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Guest Post: The One Diabetes Rule I Always Follow.

Thanks to the magic of the Internet and how words can travel from CA to RI by email faster than a sneeze, I’m happy to be hosting a guest post from friend and fellow PWD, Christopher Angell.  (You may remember him from such glucose tabs as GlucoLift and such guest posts as the one about decAY1c.)  Today, he’s writing about the diabetes rules he’s willing to bend and the one he always follows. 

*   *   *

When I was first diagnosed and started my testing and insulin regimen, I did everything by the book. I disinfected test and injection sites with alcohol swabs (no longer recommended). I used a fresh lancet for every finger stick, and I always removed and properly disposed of my pen needles after each injection. I was a model patient (except on those nights when I washed down a giant bowl of popcorn and a chocolate bar with a bottle or so of pinot noir…).

Over time, however, my diligence started to show some cracks. After one too many meals out where I fished out my Humalog pen only to realize I was out of needles, I started leaving my last used needle on, and only changing it right before my next injection, so that worst case, I wouldn’t have to skip dinner or run home and force everyone else to wait while I retrieved my supplies. After using that “emergency needle” one or two times with no adverse effect, I got more and more lenient, until I was only changing a needle when it started to hurt (or required noticeably more force to do its job). Then of course I figured that if needles could be treated like that, lancets certainly could too- they were far less delicate to begin with, since they weren’t hollow.

When I started on a Dexcom CGM, it didn’t take me long to realize that those expensive sensors could have their lives prolonged without consequence as well, and I was regularly getting more than 14 days out them (I still do). Unlike reusing the relatively cheap lancets and needles, that had a real financial advantage. I also quickly learned that I could save my skin some wear and tear by using sites other than the FDA-approved abdomen. In fact, now I can’t remember the last time I wore a sensor there.

Even insulin, I discovered, was often (though not always) good well after its expiration date, or its 30-day window after opening, and subjecting it to a life outside the fridge was usually surprisingly benign.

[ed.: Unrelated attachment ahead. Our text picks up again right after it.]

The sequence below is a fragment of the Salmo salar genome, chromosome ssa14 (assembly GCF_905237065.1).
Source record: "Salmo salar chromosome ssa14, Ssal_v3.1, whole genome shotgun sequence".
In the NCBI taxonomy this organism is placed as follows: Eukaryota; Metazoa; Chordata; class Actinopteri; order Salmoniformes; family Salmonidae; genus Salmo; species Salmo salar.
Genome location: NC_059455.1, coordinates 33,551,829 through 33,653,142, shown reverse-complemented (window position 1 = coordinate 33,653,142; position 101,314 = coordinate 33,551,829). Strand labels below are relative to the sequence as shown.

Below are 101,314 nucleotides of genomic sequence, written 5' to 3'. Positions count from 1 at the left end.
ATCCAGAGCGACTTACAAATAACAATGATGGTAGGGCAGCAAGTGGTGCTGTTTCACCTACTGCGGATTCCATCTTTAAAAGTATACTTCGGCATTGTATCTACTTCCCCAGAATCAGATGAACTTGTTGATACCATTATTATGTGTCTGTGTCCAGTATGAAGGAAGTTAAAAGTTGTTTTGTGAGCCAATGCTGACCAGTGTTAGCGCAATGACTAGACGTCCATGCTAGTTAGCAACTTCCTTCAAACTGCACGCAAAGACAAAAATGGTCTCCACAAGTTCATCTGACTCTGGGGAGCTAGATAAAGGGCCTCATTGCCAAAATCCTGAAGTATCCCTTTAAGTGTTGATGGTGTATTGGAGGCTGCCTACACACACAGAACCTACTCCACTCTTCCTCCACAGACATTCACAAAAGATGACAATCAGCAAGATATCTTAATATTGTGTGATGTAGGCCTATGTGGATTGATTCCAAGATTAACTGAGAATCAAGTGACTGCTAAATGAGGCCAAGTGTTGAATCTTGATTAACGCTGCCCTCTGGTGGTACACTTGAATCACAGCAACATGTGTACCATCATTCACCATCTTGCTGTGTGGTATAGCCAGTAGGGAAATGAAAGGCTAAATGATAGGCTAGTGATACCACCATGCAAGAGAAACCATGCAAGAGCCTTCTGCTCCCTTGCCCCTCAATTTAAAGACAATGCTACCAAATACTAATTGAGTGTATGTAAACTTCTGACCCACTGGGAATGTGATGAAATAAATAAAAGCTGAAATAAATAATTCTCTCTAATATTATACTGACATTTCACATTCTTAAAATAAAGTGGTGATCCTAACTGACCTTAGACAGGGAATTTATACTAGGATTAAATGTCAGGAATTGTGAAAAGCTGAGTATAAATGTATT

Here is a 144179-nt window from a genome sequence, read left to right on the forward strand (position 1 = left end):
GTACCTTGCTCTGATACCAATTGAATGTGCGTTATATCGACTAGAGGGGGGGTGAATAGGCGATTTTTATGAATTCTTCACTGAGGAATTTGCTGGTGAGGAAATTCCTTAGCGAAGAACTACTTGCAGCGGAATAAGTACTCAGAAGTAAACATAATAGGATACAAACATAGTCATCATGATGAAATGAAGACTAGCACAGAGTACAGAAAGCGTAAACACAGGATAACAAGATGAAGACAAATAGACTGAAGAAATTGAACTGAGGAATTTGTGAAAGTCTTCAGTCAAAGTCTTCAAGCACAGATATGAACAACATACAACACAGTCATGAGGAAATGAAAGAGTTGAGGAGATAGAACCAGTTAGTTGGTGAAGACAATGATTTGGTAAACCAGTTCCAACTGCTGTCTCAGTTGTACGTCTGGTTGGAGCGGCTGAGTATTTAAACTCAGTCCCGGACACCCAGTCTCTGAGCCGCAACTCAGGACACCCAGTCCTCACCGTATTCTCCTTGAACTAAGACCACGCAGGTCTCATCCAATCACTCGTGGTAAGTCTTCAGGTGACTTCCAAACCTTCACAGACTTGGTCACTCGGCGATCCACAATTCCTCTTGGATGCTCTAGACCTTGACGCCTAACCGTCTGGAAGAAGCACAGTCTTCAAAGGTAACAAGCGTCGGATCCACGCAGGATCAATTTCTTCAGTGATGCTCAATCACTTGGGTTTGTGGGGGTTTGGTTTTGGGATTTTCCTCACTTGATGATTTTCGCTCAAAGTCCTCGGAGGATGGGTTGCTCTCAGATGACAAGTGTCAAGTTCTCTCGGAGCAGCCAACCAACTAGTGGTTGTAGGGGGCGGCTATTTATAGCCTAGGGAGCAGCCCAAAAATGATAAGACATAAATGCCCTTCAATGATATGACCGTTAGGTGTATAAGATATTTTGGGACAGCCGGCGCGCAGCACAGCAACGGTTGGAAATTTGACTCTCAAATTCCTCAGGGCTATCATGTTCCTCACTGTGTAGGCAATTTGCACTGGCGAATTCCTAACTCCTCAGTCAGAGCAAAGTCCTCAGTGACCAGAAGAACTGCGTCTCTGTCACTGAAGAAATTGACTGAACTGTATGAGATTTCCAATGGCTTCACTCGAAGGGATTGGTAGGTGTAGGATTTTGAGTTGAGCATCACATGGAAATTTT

Now that I’m on a pump, I generally change my cartridge and tubing every 6 days. I still take Lantus as well, and use one needle for the life of each pen, and I’m confident that I will never have to buy another lancet as long as I live (even if I were to live for 1000 years). So to say that I play fast and loose with the usage guidelines of my diabetes devices is to put it mildly. I don’t do it to be stubborn, and generally speaking I don’t do it to save money (though that’s a welcome result). I do it because every second not buying, storing, or changing a lancet, needle, sensor, or pump cartridge is a second that diabetes hasn’t stolen from me, a second that can be spent sleeping, talking, eating, ANYTHING but diabetes-ing. And if I’ve learned anything from living with a chronic disease, it’s that ultimately there are no small things – over time they all add up. Those seconds becomes hours and days over a lifetime with diabetes, so they’re precious to me, and I will only surrender them to diabetes if I truly believe I’m getting something better in return.

Which brings me to the one rule I DO always follow: I never leave an infusion set in longer than three days. Why? Limited real estate. I already know that prolonged injection/infusion of insulin changes my body, and I can tell the difference between a site that has been in one or two days and one that has been in three. I know that over time, the ability for certain locations to absorb insulin can be compromised, and I know I only have so many locations. I also believe that the next substantial improvement in my treatment will be some version of a dual hormone closed-loop pump (quite possibly Ed Damiano and Steven Russell’s Bionic Pancreas). This means I will need twice as much serviceable tissue to enjoy the full benefit of that treatment. So I’m doing my best to preserve what I have. Spending that time now correlate to very real potential benefits  in the future.

In the meantime, I’ve found other uses for my lancets.

Looking in the Windows.

Following through on these eye doctor appointments at Joslin’s eye clinic usually means carving out 5+ hours in the day.

Even though Rhode Island is assumed to have a short commute to Boston proper, with traffic it can take two hours to get into the city.  Which means that for a 1.30 pm appointment, we had to leave the house at 11 am to ensure that we arrived 15 minutes before the appointment time, then the hour and a half appointment (including dilation and exam … and waiting), and then the two hour ride home.

I could find an eye specialist closer to my home in RI, but I believe in the care team at Joslin.  They’ve been caring for me for almost 30 years, and when I was diagnosed with macular edema last year, it was caught so early that no one panicked, but everyone was ready.  They were ready to do all the close monitoring required to track this eye disease, and they were also prepared for any medical or surgical intervention, should things progress to that point.

I trust them.  My complications are “common” to them, in that they see long-established people with type 1 diabetes all the time, and they treat macular edema all the time.  My eyeballs are run-of-the-mill to them.

I have some anxiety about macular edema because it’s new to me, and scary, and I find it comforting that my eye disease is something the Beetham Eye Clinic cares for every day.  It might feel like unfamiliar territory to me, but it’s just another day at the office for them, and for whatever reason, that comforts the hell out of me.